“O God, who hast created both these brute creatures and me, a human being, who hast made the sea passable for them but to me hast granted a safe passage for my feet on land, come to my aid in the present trouble with Thy unfailing compassion. From this hour, O Lord, I dedicate my body and soul to Thy service, and I will never turn my mind back to the lures of this world. For Thee I will seek the territory of Thy apostles, and undertaking a voyage abroad will not return to my own country. With my whole strength will I serve Thee thereafter and following Thee I will not turn aside my eyes.”

So, armed with this steadfast faith, fully clothed as he was, he plunged into the water. Here I have a miracle to relate: at once the divine compassion caused his clothing to become rigid so that he was supported by it and could not sink, and by the swimming motion with which his clothing was endowed, as it seemed to him, he was carried unharmed through the boisterous waves to land. Ascending a very high ridge of mountains to see if he could discover houses anywhere or the smoke of habitaions, he passed two days with a scant diet of herbs as his nourishment. But, when the third dawn had spread its light over the land, he saw men walking far off; whereupon, keenly excited in mind, despite their being strangers, he boldly approached them. They received him kindly and conducted him to the bishop of the region. This man had actually acquired his education in Ireland and was well acquainted with the language of that country. Findan stayed two years with him and enjoyed many tokens of his kindness and generosity. But mindful of his promise, he gathered together some companions and, obtaining the permission of his bishop, prepared for a journey to Gallia. Here he made for the foundation of Martin and afterwards traversed Francia, Alamannia and Langobardia. Travelling on foot he  p.160 eventually reached Rome. Returning from there, he sought out a distinguished man of Alamannia with whom he spent four years exercising his priestly office, excelling as the years passed in the virtue of abstinence and always showing forth fresh patterns of sanctity. Then this elder (patron) caused him to become a monk in the monastery of Rheinau (which he had founded) in the year of our Lord's incarnation 800, and in his own 51st year. 1 Here for five years he advanced through the separate stages of virtue. At last, fired by a greater love of perfection, he shut himself away in a confined place and mortified his flesh by extraordinary abstinence.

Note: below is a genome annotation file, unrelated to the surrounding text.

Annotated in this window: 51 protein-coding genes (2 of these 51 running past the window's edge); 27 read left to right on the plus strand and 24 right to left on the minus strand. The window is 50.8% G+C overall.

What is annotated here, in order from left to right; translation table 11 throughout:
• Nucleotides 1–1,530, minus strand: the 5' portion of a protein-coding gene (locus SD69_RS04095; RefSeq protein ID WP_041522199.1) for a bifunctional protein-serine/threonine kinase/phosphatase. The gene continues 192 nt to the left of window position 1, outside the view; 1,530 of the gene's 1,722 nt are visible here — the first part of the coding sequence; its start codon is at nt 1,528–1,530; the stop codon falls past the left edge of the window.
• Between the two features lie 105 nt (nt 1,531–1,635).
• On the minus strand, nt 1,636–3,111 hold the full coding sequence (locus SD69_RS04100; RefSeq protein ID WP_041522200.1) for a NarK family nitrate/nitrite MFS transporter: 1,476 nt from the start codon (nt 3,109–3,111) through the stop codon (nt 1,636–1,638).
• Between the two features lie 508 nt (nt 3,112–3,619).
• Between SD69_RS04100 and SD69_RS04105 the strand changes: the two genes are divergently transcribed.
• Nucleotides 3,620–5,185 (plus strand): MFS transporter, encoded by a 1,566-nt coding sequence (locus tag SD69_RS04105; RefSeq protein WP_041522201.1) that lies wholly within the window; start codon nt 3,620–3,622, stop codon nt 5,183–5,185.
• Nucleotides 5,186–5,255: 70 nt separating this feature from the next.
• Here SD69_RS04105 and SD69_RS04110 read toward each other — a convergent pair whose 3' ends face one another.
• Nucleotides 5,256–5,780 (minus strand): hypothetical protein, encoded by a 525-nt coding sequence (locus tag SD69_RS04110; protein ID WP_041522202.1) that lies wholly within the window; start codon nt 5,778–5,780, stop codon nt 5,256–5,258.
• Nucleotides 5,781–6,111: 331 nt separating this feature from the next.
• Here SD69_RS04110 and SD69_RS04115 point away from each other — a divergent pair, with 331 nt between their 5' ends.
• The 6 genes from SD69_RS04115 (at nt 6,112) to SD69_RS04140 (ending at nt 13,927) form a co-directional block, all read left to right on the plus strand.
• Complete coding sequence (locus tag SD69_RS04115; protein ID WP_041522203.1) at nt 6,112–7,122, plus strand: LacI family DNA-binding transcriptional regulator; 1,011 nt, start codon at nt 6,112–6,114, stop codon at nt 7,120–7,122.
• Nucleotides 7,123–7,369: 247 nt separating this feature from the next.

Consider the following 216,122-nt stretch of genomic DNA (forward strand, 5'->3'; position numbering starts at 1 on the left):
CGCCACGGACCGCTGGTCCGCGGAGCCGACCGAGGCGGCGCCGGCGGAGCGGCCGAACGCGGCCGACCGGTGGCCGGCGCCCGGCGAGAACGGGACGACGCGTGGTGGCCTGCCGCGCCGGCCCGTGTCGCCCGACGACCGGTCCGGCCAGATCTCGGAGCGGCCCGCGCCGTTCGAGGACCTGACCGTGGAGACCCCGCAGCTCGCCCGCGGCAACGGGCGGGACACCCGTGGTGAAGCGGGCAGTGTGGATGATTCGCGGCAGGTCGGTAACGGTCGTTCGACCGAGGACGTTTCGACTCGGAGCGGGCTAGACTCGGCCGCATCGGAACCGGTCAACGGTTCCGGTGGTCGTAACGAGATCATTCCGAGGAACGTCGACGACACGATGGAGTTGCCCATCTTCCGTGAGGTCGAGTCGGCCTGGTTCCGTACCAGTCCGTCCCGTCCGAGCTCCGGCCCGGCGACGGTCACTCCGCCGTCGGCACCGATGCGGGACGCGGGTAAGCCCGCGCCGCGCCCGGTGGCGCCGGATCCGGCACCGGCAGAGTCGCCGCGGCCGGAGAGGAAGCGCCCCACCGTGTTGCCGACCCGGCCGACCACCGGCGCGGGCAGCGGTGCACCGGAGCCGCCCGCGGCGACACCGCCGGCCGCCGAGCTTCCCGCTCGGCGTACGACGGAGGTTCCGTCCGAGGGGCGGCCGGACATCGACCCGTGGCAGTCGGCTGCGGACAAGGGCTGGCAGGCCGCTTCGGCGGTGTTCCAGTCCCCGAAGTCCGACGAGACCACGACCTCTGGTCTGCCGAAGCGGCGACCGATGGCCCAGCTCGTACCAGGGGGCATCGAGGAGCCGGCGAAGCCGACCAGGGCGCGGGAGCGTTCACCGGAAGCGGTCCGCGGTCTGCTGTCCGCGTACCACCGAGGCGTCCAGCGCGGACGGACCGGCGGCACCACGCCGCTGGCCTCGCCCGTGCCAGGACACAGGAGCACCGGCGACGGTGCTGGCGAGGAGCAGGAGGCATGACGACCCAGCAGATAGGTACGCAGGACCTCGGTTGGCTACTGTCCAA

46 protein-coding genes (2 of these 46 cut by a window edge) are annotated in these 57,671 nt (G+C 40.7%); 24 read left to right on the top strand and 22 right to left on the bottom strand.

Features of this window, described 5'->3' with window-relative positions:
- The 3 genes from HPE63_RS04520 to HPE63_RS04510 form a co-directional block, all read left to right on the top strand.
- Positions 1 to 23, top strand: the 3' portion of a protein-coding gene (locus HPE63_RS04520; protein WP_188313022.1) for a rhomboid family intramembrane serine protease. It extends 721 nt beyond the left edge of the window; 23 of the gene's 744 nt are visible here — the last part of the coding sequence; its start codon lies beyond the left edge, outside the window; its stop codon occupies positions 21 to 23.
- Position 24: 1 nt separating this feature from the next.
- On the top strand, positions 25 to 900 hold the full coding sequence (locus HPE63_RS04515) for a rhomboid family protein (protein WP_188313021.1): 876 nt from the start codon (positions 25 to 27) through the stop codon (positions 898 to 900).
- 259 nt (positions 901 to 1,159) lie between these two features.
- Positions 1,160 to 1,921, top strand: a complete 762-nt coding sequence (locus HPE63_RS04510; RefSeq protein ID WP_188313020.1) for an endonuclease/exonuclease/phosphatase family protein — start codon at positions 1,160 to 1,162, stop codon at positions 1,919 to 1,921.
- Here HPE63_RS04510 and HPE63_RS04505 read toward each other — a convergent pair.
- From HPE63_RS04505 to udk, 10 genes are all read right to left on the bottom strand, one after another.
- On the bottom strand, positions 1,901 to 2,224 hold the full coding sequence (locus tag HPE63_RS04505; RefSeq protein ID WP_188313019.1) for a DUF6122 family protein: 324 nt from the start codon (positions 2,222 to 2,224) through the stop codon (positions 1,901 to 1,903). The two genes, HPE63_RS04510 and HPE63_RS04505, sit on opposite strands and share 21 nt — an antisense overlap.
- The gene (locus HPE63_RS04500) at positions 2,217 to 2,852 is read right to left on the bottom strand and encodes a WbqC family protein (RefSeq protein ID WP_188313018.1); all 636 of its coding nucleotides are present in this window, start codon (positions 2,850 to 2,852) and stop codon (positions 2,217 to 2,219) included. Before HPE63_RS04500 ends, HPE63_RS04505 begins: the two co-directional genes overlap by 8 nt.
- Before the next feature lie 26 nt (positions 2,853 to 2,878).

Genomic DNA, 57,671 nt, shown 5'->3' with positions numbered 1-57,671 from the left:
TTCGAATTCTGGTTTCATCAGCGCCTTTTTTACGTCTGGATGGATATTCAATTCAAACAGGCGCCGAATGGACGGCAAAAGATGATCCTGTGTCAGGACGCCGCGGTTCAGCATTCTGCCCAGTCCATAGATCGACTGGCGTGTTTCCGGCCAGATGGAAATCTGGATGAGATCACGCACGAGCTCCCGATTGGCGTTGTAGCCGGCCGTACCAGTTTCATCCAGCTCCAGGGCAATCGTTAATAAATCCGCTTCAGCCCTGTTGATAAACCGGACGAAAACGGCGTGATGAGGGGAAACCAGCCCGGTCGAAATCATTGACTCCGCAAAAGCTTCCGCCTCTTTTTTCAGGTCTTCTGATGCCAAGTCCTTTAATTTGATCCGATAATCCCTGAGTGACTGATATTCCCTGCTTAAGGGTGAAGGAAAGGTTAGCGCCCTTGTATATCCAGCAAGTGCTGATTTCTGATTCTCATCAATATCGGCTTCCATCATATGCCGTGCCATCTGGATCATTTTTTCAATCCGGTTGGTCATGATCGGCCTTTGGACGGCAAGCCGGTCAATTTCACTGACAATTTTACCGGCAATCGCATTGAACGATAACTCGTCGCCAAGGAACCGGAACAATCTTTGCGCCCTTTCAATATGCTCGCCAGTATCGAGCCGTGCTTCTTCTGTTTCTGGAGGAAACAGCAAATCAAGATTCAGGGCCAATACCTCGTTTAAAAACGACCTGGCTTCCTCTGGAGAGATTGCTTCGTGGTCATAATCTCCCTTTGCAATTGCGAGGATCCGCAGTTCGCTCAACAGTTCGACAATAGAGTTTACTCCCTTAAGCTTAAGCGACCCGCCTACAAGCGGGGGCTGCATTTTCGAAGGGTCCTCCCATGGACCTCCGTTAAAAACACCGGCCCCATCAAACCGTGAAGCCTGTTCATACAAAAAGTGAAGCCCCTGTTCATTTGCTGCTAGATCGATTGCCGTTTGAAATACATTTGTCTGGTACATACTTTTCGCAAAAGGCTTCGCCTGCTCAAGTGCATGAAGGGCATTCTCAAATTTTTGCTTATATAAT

When Findan had conceived a wish to lead the life of a recluse and accordingly toiled in fervent prayer to know the will of God a voice came down to him from above saying: “Thou art permitted of God ...” 2

With the permission of his abbot, he freely bestowed on the poor a fourth part of the daily ration of food allotted to him as to the other brothers, doing this over the course of a year. In the second year, stinting himself to a greater degree, he gave away half of his share, and in the third year three-quarters, keeping for himself only a fourth part. While still in the company of the brothers he secretly placed under his body, instead of a mattress, stones camouflaged by a covering cloth and rested for a little while until all were asleep, whereupon he would give himself up to prayer. It happened one night that engrossed in his usual prayers he saw a demon in the likeness of a man, of huge size, with its mouth open and tongue thrust out, its arms outstretched and its eyes flashing threats. When this apparition was intent on attacking him he made the sign of the cross, whereupon it vanished. Findan, however, unafraid, stood in the form of a cross before the altar waiting for the morning office.

 p.161

When he had withdrawn into a solitary state he was so oppressed with hunger that he longed to eat a whole loaf and more on the feast day of St. Patrick, which day it happened to be. He earnestly begged God to take away from him such gluttony through the saint's intercession. Soon after his prayer and tears, which he used to shed most copiously even over trifling matters, he heard the following divine response uttered in his own language: “Entreat Christ and Patrick of Armagh, on whom is neither plague nor devil, throw off fever and thirst from thee, throw off hunger (?) on the devil.” 3 From this moment the sin of gluttony became the least temptation to him.

In the same way, while in the world outside in the year before he was to enter on the solitary life, he spent every night standing in the church in prayer. So on the night before the relics of St. Blaise had come thither from Rome, praying in his usual manner in the church he perceived suddenly with his bodily eyes that a dove had settled above the altar and had flitted by degrees from there to the crypt and disappeared. Accordingly, on the morrow they placed those same relics over the actual altar above which this bird had come to rest in the sight of the servant of God.

Outside also on an earlier occasion, he was likewise alone in the church at night in order to implore the intercession of the aforesaid martyr in these words: “Saint Blaise, who know yourself to be a stranger in this place, just as I am also, plead with God for my sins!” Repeating this prayer he shed tears most copiously in his usual manner, standing before the altar where the sacred relics had been placed, not bowed down but upright. However, while his gaze, as he used to relate, was darkened for a brief moment, he heard a voice bringing this message: “Your place in heaven is prepared, now that your sins have been forgiven.”